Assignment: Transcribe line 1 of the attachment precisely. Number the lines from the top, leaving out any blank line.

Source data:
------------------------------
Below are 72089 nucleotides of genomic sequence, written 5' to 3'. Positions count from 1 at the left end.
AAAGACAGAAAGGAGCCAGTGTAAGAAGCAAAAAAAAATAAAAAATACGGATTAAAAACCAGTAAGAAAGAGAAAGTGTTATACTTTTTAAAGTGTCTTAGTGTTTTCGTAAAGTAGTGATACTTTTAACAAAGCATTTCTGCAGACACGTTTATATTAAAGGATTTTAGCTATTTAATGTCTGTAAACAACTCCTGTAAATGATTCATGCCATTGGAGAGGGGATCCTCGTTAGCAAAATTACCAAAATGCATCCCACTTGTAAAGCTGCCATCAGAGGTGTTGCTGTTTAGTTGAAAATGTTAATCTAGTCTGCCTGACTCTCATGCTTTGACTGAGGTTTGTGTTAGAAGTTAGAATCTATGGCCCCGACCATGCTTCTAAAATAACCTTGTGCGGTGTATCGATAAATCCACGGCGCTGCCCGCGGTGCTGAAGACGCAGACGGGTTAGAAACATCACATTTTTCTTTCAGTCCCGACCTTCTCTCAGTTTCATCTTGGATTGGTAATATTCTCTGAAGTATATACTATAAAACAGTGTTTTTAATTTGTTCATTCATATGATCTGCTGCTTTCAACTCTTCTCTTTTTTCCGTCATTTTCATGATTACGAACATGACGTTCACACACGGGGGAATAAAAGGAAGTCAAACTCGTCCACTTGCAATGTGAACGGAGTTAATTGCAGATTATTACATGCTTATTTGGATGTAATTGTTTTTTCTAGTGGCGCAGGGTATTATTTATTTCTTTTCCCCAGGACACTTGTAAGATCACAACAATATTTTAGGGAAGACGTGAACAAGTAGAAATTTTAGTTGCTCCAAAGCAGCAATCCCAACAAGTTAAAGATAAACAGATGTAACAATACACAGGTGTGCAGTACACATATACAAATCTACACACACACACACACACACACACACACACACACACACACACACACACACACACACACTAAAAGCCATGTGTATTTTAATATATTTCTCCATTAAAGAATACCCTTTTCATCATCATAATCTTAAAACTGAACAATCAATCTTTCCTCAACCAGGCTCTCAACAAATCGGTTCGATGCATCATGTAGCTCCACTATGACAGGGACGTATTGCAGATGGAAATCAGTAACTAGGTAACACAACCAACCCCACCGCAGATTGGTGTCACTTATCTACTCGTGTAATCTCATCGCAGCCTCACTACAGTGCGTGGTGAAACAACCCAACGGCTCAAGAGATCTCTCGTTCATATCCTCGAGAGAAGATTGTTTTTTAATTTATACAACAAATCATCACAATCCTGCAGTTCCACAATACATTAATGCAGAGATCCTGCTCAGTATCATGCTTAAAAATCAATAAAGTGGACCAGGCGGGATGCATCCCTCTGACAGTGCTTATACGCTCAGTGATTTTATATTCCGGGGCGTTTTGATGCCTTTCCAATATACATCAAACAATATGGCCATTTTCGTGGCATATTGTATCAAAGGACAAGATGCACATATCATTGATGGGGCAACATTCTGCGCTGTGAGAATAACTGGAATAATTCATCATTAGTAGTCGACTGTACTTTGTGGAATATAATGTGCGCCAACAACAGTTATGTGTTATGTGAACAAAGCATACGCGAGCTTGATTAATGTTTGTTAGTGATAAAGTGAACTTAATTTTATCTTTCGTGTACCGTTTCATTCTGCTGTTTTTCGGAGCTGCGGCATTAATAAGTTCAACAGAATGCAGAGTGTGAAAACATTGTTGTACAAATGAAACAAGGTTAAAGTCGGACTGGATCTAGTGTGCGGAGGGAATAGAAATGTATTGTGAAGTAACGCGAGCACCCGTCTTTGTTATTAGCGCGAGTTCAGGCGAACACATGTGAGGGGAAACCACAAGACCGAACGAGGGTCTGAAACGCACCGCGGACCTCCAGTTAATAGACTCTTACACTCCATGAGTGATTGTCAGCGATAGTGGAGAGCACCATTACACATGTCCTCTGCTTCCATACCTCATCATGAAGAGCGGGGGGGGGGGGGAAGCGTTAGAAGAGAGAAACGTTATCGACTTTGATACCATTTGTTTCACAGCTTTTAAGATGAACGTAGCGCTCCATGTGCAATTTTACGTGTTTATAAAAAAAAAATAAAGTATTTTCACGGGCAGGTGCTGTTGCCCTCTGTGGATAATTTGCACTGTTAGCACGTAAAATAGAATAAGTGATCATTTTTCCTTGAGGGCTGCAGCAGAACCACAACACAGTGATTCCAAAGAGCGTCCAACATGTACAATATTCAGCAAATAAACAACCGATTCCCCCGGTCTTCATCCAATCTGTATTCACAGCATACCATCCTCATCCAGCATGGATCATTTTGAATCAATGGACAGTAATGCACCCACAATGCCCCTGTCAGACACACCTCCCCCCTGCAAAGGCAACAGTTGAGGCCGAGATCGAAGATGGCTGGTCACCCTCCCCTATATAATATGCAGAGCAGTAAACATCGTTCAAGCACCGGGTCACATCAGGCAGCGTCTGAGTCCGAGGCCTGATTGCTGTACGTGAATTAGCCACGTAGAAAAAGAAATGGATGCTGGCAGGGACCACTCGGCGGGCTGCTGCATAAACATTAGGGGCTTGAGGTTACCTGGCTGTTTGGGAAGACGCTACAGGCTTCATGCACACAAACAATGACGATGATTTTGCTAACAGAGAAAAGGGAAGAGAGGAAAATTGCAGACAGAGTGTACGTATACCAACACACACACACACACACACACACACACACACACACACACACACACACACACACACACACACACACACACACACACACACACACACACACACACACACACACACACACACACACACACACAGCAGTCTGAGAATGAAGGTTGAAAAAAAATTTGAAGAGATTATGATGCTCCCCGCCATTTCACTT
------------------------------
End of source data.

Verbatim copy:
Below are 72089 nucleotides of genomic sequence, written 5' to 3'. Positions count from 1 at the left end.